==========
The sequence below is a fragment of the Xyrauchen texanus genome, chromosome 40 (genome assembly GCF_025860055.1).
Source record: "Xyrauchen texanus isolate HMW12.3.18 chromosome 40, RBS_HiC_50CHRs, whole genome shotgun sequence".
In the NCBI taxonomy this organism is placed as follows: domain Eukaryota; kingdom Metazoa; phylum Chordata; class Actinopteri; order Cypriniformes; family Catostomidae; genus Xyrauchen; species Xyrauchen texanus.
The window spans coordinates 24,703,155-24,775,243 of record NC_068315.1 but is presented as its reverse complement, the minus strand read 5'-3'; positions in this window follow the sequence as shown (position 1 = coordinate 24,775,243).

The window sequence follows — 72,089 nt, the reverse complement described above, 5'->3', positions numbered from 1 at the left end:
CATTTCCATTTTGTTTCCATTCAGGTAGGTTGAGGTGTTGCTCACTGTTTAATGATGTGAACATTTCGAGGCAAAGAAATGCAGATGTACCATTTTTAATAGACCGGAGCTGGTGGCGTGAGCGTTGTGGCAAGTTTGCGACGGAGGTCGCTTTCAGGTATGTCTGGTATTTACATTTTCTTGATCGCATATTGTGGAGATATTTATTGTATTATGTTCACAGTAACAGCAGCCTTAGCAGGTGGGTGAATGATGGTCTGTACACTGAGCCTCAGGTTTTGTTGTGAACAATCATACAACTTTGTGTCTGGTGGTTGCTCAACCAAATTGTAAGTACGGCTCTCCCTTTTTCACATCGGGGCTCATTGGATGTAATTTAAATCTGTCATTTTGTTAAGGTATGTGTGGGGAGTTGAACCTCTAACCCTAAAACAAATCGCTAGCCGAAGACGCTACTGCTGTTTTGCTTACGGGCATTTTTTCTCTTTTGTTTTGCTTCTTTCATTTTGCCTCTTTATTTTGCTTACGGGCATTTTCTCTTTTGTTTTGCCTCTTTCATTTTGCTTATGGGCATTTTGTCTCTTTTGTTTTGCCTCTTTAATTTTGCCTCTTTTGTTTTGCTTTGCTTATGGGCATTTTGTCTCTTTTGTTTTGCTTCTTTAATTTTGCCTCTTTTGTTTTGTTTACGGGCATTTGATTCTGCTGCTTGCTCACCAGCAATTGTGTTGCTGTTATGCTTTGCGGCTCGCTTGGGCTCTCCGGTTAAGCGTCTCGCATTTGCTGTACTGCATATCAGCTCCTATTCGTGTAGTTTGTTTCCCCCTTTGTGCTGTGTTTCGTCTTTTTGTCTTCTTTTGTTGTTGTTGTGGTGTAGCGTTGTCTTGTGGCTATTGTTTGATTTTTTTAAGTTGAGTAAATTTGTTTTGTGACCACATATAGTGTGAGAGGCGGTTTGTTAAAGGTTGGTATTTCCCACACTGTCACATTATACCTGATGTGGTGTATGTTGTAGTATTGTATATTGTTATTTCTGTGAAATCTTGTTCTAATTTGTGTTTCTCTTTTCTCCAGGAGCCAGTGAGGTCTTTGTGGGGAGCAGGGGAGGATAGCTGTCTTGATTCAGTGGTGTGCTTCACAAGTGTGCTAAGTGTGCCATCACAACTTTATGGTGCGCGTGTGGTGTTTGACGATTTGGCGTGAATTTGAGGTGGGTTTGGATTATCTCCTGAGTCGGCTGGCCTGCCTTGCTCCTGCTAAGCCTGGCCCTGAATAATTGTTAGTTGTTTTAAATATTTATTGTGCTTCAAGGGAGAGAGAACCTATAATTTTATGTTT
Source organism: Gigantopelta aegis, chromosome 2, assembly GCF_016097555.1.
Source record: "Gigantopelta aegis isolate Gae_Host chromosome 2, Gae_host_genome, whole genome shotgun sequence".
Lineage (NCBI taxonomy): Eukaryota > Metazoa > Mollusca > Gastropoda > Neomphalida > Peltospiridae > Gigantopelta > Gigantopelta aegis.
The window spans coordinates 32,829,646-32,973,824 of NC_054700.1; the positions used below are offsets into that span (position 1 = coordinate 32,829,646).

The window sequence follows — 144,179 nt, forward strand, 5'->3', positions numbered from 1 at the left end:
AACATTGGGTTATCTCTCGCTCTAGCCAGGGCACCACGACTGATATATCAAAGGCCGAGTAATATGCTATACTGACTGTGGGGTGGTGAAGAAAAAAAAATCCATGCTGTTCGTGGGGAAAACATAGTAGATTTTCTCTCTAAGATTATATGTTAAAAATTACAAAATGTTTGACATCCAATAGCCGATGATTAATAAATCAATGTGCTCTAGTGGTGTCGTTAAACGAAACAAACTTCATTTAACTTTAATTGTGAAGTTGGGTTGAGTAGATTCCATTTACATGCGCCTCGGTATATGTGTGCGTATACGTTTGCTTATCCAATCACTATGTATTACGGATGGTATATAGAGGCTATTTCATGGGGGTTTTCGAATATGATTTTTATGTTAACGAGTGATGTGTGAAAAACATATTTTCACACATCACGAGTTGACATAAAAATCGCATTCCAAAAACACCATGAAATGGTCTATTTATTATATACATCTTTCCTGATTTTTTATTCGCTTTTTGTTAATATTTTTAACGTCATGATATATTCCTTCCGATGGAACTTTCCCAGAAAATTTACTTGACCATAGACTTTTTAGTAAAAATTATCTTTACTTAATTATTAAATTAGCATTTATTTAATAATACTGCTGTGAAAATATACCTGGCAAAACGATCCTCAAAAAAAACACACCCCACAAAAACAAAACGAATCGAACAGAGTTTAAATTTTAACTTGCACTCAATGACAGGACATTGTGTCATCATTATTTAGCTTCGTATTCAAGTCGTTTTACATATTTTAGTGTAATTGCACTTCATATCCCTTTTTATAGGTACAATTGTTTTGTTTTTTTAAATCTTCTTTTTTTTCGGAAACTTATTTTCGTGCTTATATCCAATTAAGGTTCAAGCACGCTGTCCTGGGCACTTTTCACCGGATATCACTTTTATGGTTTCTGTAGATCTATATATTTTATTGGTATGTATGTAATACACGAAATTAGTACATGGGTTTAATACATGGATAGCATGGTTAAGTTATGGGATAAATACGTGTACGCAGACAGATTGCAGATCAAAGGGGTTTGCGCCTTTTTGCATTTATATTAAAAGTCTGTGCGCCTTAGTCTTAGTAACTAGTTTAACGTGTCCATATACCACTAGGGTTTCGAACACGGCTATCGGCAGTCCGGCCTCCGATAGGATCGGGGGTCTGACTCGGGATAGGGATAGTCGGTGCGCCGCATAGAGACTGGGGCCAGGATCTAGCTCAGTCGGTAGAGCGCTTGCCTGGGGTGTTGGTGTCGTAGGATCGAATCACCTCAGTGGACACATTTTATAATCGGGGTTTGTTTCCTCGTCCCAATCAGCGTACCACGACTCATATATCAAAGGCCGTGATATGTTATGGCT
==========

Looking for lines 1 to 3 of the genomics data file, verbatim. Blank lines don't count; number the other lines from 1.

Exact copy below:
The sequence below is a fragment of the Xyrauchen texanus genome, chromosome 40 (genome assembly GCF_025860055.1).
Source record: "Xyrauchen texanus isolate HMW12.3.18 chromosome 40, RBS_HiC_50CHRs, whole genome shotgun sequence".
In the NCBI taxonomy this organism is placed as follows: domain Eukaryota; kingdom Metazoa; phylum Chordata; class Actinopteri; order Cypriniformes; family Catostomidae; genus Xyrauchen; species Xyrauchen texanus.